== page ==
Individual psychological assessment

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Individual psychological assessment (IPA) is a tool used by organizations to make decisions on employment. IPA allows employers to evaluate and maintain potential candidates for hiring, promotion, and development by using a series of job analysis instruments such as Position Analysis Questionnaires (PAQ), Occupational Analysis Inventory (OAI), and Functional Job Analysis (FJI). These instruments allow the assessor to develop valid measures of intelligence, personality tests, and a range of other factors as means to determine selection and promotion decisions.[1] Personality and cognitive ability are great predictors of performance.[2] Emotional Intelligence helps individuals navigate through challenging organizational and interpersonal encounters.[3] Since individual differences have a long history in explaining human behavior and the different ways in which individuals respond to similar events and circumstances, these factors allow the organization to determine if an applicant has the competence to effectively and successfully do the work that the job requires. These assessments are administered throughout organizations in different forms, but shares one common goal in the selection process and that is the right candidate for the job.

Overview[edit]

In the past, the use of Individual psychological assessment has increased and improved within Human Resources to evaluate and maintain potential candidates for employment in various levels of position in the workforce.[4] The use of this type of assessment has become defined and set criteria have been developed to test job applicants. By collecting the needed information utilizing the tools listed below, the individual can be assessed as being right for the job at hand.

Individual factors[edit]

Personality[edit]

Main article: Personality

Personality is an individual's relatively stable characteristic patterns of thought, emotion, behavior and the psychological mechanisms that support and drive those patterns.[5] The vast majority of investigations of the personality correlates of performance have used the Big Five taxonomy as the basis of their selection of predictors. The Big Five model (or Five Factor Model) holds that personality comprises five dimensions: Openness to experience, conscientiousness, extroversion, agreeableness and neuroticism. Of the five dimensions, conscientiousness appears to have the strongest relation to overall job performance across a wide variety of jobs.[6][7]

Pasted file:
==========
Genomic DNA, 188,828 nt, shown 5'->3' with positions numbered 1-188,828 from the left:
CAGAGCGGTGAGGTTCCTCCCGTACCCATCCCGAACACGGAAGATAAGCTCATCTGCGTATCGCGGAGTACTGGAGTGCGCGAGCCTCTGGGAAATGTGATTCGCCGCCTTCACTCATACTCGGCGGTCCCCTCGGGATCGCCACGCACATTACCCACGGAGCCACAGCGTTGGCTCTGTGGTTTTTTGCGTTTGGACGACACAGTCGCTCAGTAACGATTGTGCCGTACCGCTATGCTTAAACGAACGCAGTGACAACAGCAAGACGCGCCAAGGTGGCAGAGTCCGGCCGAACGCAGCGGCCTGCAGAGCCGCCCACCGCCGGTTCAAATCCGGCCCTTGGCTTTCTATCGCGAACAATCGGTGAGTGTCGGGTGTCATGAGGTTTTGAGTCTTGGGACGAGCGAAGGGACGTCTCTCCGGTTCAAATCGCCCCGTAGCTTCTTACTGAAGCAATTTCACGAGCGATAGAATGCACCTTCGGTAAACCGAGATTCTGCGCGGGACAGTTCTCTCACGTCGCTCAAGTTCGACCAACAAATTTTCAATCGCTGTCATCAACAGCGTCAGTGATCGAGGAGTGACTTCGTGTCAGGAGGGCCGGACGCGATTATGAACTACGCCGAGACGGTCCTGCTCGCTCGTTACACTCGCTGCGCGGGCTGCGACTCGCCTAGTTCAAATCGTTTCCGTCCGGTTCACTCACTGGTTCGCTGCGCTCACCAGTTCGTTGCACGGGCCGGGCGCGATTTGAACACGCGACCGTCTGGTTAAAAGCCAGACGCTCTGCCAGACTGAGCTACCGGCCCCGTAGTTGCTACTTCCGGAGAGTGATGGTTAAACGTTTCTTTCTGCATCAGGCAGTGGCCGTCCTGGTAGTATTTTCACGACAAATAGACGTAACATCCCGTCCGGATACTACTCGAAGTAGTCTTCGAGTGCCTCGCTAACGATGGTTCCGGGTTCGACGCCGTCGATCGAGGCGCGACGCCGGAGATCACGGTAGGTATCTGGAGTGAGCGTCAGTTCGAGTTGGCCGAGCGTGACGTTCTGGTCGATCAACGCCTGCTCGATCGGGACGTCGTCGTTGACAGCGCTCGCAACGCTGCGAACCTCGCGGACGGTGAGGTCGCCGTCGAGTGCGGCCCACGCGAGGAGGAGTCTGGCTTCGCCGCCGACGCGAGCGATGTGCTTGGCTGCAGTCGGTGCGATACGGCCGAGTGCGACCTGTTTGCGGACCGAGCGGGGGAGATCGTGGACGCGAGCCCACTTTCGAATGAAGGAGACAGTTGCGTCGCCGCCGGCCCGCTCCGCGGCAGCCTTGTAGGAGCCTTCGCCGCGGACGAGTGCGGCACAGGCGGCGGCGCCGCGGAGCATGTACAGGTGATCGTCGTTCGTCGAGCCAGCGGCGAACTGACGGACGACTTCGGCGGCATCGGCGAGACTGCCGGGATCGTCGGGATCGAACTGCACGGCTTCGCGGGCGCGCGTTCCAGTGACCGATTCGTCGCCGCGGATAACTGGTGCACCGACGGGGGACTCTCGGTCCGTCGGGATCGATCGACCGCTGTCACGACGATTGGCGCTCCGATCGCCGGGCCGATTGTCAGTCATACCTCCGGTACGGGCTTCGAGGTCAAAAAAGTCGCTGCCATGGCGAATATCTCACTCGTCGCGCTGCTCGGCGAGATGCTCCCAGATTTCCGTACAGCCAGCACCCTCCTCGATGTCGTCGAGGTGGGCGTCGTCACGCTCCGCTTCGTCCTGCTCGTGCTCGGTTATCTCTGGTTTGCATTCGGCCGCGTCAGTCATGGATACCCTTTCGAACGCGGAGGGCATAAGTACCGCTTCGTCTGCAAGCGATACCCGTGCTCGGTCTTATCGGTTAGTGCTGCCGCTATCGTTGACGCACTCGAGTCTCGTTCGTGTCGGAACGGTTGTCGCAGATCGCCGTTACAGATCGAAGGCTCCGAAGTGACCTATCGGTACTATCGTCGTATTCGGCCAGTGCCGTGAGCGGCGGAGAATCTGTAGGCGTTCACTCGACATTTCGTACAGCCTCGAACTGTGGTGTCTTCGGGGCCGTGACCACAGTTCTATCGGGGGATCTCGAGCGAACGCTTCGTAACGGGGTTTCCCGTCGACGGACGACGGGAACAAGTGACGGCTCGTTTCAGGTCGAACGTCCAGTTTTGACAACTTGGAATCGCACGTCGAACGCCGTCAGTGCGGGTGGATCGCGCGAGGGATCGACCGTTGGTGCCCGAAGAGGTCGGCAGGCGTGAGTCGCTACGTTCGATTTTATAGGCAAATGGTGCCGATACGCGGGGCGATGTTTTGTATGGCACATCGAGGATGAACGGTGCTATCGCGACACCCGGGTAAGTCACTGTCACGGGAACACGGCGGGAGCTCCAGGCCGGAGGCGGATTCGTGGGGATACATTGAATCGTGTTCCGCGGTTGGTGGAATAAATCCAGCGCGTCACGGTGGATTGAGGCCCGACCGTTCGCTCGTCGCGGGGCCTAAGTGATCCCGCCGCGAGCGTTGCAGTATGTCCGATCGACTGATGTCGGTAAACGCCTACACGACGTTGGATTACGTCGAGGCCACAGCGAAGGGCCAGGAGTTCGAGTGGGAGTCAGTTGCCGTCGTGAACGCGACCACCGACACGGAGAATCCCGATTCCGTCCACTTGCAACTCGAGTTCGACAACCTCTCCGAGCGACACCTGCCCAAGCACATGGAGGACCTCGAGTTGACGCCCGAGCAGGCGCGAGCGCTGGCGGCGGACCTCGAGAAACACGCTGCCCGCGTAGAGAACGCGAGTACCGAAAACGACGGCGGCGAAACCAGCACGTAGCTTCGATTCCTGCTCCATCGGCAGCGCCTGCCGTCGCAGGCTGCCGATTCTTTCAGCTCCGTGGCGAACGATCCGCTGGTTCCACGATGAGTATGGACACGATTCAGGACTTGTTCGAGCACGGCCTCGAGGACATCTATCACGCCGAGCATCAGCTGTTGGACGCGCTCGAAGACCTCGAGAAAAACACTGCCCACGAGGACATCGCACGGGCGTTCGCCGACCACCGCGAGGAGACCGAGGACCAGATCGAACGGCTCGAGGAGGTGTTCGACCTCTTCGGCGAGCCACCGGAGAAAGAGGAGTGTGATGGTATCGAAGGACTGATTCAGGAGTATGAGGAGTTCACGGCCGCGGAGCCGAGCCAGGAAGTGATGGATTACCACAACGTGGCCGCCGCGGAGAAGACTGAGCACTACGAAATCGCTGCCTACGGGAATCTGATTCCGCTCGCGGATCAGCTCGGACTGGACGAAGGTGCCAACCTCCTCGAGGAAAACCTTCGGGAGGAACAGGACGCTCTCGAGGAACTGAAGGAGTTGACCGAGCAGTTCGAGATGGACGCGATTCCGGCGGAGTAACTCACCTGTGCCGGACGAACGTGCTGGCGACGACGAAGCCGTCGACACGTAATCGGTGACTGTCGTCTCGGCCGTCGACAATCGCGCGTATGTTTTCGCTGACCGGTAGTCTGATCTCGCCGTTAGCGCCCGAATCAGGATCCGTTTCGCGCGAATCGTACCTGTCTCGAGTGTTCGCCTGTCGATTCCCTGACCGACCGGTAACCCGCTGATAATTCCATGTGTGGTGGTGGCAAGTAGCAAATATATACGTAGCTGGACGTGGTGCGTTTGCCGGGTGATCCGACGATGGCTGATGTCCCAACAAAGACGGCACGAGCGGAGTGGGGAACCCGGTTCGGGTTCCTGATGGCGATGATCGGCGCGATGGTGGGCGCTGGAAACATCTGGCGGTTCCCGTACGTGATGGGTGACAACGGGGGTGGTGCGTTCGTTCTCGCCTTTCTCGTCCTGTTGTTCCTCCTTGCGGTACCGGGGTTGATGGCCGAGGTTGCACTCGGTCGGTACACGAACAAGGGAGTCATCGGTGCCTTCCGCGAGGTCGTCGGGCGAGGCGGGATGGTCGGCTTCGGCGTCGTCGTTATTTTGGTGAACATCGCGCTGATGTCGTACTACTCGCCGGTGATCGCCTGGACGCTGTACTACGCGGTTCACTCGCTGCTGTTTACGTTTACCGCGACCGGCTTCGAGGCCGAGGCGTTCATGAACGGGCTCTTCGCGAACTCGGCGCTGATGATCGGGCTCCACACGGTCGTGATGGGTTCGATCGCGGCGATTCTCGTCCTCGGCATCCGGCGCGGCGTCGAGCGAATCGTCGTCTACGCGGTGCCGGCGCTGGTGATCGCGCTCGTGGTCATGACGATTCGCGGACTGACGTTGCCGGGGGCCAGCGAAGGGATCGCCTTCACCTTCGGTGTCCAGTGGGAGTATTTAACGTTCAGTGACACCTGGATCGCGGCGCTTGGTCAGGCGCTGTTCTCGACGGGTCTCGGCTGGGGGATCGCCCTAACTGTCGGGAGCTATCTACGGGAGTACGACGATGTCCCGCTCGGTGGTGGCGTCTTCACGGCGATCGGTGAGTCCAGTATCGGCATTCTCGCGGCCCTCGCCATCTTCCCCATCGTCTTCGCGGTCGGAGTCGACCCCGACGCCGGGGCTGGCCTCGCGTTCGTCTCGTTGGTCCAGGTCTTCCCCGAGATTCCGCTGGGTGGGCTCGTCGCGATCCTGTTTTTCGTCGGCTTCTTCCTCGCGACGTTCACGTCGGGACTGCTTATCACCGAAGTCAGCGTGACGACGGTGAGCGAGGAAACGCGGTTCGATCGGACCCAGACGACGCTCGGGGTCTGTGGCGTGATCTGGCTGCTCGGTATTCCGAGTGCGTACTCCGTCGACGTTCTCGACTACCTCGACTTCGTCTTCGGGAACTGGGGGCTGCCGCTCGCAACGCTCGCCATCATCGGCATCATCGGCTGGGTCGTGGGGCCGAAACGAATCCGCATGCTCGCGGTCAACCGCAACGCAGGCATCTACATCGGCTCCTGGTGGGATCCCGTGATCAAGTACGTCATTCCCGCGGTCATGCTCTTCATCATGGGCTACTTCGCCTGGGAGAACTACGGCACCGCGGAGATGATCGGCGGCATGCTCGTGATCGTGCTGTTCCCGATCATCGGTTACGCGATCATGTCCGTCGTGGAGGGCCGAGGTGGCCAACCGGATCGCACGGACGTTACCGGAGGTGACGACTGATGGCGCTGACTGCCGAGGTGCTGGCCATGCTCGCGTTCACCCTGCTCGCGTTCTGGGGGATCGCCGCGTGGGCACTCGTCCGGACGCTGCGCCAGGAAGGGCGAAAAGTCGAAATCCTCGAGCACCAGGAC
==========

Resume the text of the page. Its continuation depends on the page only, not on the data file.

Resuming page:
Leadership style[edit]

Main article: Leadership styles

Leadership style is the behaviors of leaders, focusing on what leaders do and how they act. The relates to how leaders delegate and communicate with their subordinates. Their leadership style may be one or a combination of a(n); authoritarian leadership, democratic leadership, charismatic leadership and laissez-faire leadership.[8]

Cognitive ability[edit]

See also: Cognition

Cognitive ability measures should predict performance outcomes in most, if not all, jobs and situations.

Emotional Intelligence[edit]

Emotional intelligence (EI) is the subset of social intelligence that involves the ability to monitor one’s own and others’ feelings and emotions, to discriminate among them and to use this information to guide one’s thinking and actions. This form of intelligence allows someone to carry out accurate reasoning about emotions and gives them the ability to use emotions and emotional knowledge to enhance thought.[9] Assessing an individual's EI enhances the prediction and understanding of the outcomes of organization members, such as their job performance and their effectiveness as leaders within an organization.

Branches[edit]

There are four dimensions of emotional intelligence:

  1. The Perceiving and Expressing Branch - This branch concerns how accurately and how fast individuals can express emotions and identify, detect, and decipher aspects of emotional experiences and emotional displays
  2. The Using Emotion Branch - This branch concerns how well individuals capitalize on the systematic effects of emotions on cognitive activities such as creativity and risking
  3. The Understanding Branch - This branch concerns how accurately individuals reason about various aspects of emotions, such as when they attach labels to emotions and identify connections between events and emotional reactions
  4. The Regulating Emotions Branch - This branch concerns how well individuals can increase, maintain, or decrease the magnitude or duration of their or others’ emotions[10]

Process[edit]

Information is collected, from an assessor or group of assessors, in person or via other assessment methods. Simulation of exercises related to the job being tested could also be used which takes place in a replicated work setting as the one used on the job. Once all the information is gathered, the assessor(s) presents the information in a special format to the client or organization, grants the participant recommendations based on the assessment and provides feedback to the participant and the organization.[11]

Validity[edit]